Astronaut Lisa Nowak Fired From NASA
Wednesday, March 7, 2007; 8:44 PM
CAPE CANAVERAL, Fla. -- Astronaut Lisa Nowak was fired from NASA on Wednesday, a month after she was charged with trying to kidnap a woman she regarded as her romantic rival for the affections of a space shuttle pilot.
Nowak's dismissal did not reflect the space agency's belief in her guilt or innocence, NASA officials said. The agency said it lacked an administrative system to handle the allegations because Nowak is a naval officer on assignment to NASA, rather than a NASA civil servant.
If Nowak were a civil servant, NASA would have the choice of placing her on administrative leave, leave without pay or indefinite suspension until the charges are resolved, said NASA spokesman James Hartsfield in Houston. But because she is an officer, those options are not available.
Nowak, a Navy captain, instead will return to the military.
She will be assigned to the staff at the Chief of Naval Air Training in Corpus Christi, Texas, starting in two weeks, Navy Cmdr. Lydia Robertson said. Robertson said she didn't know what specific job Nowak would be doing.
The space shuttle pilot who was the object of Nowak's affections, Navy Cmdr. Bill Oefelein, remains on active duty while working for NASA. Robertson said she could not speculate whether his status is under review.
Chief astronaut Steve Lindsey notified Nowak late last month that she was to be fired from the astronaut corps. After her arrest, NASA placed Nowak on a 30-day leave, which was to end Thursday.
It was the first time NASA has publicly fired an astronaut, according to space historian Roger Launius of the Smithsonian Institution. She is also the first active astronaut to be charged with a felony, he said.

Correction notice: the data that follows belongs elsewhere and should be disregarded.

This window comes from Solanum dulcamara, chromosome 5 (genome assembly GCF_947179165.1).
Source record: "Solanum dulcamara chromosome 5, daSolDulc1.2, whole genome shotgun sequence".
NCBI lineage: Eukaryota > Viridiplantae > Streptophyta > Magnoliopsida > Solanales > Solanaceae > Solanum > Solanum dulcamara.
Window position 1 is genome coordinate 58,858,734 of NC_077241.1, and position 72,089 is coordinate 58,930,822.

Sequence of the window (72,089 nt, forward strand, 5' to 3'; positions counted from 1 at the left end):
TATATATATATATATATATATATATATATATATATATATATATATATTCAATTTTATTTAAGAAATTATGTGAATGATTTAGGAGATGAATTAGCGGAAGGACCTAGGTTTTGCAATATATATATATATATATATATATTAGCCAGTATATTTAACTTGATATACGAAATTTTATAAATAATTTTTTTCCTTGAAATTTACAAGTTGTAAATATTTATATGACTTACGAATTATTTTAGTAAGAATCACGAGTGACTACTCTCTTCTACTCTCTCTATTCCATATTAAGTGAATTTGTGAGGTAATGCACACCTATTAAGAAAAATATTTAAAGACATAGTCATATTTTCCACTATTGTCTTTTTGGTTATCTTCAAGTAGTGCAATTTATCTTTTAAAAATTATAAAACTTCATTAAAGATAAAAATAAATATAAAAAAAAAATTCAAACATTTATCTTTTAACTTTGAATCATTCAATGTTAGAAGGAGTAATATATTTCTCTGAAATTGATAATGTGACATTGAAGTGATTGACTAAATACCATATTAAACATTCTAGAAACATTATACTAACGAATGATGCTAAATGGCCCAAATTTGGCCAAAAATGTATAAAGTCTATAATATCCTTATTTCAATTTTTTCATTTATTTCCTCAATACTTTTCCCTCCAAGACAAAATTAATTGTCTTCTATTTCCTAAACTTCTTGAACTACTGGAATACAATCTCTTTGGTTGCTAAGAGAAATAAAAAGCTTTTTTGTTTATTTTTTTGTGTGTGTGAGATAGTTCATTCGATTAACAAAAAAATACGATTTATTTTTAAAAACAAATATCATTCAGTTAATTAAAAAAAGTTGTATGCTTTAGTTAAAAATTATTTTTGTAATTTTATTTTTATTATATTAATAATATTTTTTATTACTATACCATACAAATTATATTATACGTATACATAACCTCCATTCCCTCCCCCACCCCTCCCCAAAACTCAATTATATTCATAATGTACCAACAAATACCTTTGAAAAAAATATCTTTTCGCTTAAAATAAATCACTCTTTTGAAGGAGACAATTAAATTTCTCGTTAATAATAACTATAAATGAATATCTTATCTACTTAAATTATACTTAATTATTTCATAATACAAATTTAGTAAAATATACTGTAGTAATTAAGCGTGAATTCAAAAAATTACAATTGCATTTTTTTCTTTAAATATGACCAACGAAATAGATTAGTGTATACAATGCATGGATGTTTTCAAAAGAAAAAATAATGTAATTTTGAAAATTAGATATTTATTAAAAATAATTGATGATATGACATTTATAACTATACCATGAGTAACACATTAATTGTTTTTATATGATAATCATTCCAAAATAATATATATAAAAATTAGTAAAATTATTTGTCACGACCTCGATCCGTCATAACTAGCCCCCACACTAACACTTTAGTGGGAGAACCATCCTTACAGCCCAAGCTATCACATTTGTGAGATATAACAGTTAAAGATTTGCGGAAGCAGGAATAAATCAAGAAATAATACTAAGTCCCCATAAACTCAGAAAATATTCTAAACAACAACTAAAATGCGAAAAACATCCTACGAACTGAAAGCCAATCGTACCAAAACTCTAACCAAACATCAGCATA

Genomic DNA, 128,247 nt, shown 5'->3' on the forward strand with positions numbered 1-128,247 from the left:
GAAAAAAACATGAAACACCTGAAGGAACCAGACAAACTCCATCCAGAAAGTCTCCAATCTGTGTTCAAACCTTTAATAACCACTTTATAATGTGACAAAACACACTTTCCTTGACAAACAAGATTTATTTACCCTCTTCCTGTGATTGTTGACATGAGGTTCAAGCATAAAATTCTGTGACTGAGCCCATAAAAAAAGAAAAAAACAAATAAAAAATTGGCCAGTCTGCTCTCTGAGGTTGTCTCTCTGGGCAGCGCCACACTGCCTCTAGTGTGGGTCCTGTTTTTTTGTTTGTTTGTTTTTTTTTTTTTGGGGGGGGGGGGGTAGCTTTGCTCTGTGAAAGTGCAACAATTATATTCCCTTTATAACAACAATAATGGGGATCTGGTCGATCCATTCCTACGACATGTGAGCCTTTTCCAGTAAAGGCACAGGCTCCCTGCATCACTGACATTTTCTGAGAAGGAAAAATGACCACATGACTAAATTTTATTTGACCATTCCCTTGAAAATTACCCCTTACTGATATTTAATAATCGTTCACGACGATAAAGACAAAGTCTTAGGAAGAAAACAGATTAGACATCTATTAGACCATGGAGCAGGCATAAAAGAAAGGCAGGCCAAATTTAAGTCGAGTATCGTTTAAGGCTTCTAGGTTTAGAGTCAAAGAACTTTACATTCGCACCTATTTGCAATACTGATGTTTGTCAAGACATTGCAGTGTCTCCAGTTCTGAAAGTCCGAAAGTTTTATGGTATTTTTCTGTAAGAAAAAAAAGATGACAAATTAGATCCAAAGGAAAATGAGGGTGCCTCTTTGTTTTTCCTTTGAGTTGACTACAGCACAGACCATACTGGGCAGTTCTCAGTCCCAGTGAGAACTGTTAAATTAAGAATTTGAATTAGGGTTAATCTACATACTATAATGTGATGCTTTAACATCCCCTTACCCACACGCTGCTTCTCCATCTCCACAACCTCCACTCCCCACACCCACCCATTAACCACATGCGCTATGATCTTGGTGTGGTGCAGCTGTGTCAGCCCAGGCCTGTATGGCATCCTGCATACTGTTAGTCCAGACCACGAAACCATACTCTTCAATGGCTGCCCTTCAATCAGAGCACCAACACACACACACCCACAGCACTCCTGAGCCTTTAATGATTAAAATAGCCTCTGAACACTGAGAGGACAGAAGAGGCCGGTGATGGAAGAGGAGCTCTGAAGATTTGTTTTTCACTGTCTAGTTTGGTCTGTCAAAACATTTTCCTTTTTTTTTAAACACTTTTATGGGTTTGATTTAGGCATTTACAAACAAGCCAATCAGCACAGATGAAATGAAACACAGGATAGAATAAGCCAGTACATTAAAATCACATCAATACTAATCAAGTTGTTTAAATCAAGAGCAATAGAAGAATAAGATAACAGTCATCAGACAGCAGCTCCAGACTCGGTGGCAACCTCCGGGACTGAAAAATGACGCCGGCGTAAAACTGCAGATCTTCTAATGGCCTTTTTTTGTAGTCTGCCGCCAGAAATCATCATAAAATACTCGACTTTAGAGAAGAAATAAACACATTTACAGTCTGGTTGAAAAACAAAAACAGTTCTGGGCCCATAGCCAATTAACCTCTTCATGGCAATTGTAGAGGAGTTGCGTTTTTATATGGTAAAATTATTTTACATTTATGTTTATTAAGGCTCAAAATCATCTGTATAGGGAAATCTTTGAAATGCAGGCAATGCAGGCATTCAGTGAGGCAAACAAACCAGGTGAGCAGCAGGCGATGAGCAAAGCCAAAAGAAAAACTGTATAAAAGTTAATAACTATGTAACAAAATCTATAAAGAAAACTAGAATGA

Nowak didn't respond to a call to her Houston home seeking comment, and a spokeswoman for her attorney said she didn't have any immediate comment.
Nowak, a mother of three, is accused of confronting Colleen Shipman, the woman who had become Oefelein's girlfriend, at the Orlando airport after driving from Houston. She wore an astronaut diaper so that she would not have to stop during her 900-mile trip, authorities said.
She allegedly pepper-sprayed Shipman through a partially lowered car window. Police found a BB gun, new steel mallet, a knife and rubber tubing in Nowak's possession.
Nowak, 43, pleaded not guilty to attempted kidnapping and burglary with assault. She was released on bail wearing a monitoring device on her ankle.
She received a commission from the U.S. Naval Academy in 1985 and joined the astronaut corps in 1996. She flew on her first and only space shuttle mission last July during Discovery's 13-day trip to the international space station.
Associated Press writer Rasha Madkour in Houston and AP Science Writer Seth Borenstein in Washington contributed to this report.
(Corrects previous version to say that items including BB gun were found in Nowak's possession, not her vehicle.)